Digital Foundry on the Wii Mini: No internet access, no 480p, not even that small.
It was fair to expect that the Canada-only Wii Mini wouldn't come with all the bells and whistles of its glossy white predecessor. At $99, you expect some sacrifices to be made; But perhaps not quite this many.
According to an in-depth breakdown over at Eurogamer, not only does the Wii Mini ship without wi-fi, it doesn't support the Wii USB Ethernet adapter either. In fact, it seems Nintendo has removed the internet connection sections of the console's menu completely.
While the lack of access to Nintendo's notoriously fiddly online service might not be a deal breaker, the console's limited output just might be. Unlike the original Wii, the Wii Mini doesn't support component cables. The console only supports composite, the same red, white and yellow cables you may remember from the days of the PS1. With component cables, the original Wii is capable of 480p output, which, while still sub-HD, is far sharper than the 480i provided by composite. In short; Playing on a HDTV is going to be like onion appreciation day on Planet Teargas.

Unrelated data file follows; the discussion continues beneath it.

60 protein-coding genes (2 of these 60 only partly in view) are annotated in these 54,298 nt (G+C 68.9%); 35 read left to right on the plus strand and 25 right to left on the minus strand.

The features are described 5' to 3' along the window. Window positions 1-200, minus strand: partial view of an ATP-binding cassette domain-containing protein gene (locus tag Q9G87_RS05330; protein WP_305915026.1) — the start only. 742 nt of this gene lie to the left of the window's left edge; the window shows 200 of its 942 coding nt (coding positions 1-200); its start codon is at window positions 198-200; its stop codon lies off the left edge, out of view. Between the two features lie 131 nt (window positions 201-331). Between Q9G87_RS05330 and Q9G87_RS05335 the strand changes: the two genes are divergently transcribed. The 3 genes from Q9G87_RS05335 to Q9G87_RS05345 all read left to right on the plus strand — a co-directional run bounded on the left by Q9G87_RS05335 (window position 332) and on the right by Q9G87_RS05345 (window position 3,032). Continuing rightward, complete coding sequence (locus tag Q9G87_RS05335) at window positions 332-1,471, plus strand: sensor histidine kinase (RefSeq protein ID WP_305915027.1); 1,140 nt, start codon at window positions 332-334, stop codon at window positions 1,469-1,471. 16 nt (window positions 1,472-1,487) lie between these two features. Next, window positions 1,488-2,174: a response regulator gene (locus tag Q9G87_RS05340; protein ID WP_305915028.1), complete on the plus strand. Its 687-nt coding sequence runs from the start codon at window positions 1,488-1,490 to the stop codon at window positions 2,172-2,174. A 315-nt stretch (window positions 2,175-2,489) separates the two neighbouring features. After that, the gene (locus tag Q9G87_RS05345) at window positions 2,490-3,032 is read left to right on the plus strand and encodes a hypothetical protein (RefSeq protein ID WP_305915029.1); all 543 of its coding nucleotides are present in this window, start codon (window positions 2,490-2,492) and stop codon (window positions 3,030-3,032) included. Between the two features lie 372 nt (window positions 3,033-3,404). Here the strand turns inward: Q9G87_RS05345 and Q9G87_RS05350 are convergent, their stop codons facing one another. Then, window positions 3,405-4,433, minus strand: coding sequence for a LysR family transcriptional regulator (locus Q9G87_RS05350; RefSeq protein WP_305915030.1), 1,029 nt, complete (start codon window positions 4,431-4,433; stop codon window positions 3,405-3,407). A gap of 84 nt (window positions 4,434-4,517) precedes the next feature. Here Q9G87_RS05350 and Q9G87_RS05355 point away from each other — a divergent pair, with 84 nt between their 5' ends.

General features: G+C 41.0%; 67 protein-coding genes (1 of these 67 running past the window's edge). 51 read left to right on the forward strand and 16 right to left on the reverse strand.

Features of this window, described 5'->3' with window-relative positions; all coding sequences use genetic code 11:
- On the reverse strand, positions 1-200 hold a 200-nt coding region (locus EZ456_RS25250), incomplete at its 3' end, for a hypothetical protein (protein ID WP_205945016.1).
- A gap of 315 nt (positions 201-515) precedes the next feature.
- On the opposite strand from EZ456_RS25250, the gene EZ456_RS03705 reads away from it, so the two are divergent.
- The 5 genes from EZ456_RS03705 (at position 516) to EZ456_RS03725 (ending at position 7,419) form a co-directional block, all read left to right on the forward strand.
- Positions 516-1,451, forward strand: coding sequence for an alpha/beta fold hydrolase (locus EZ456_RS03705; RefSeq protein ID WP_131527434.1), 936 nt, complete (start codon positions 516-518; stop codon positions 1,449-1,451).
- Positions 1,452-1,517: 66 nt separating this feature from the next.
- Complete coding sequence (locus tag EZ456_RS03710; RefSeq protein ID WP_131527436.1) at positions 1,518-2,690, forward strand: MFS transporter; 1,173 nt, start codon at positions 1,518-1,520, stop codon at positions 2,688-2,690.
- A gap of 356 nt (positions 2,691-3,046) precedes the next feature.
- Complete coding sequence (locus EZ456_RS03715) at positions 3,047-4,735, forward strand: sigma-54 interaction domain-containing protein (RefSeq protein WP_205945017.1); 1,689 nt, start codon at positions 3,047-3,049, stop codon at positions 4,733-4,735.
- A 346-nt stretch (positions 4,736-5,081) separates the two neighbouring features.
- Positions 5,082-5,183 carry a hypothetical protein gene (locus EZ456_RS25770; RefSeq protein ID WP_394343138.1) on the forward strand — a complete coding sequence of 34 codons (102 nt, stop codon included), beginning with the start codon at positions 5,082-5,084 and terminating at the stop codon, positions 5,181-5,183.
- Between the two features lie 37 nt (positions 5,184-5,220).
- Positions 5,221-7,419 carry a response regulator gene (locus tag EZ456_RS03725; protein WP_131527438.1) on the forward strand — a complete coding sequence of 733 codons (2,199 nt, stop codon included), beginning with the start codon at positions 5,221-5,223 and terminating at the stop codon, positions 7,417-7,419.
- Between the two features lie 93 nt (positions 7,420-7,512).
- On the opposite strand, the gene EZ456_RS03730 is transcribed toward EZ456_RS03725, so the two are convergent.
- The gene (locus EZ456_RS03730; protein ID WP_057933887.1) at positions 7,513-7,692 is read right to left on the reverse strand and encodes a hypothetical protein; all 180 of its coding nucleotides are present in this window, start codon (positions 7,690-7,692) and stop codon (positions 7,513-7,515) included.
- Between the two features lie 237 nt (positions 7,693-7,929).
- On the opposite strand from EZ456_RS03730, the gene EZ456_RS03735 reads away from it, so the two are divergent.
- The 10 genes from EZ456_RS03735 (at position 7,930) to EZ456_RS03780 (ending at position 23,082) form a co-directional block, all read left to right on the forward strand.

So, lacking 480p output, online capabilities and Gamecube support, the Wii Mini barely lives up to the "Wii" half of its name, but what about the "mini" part?
The startling reality is that the new model isn't actually that much smaller than the original model to the point where calling it the "Wii Mini" comes across as something of an exaggeration. It's a little shorter and lighter than our launch unit but it's just as chunky.
While I'm not exactly a fan of Nintendo's seemingly inevitable handheld hardware revisions, the company has always managed to strike the right balance between omitting features and improving design. The Wii Mini, with its stripped-down hardware and 1980s lunchbox aesthetics, might just be the first time Ninty's missed the mark.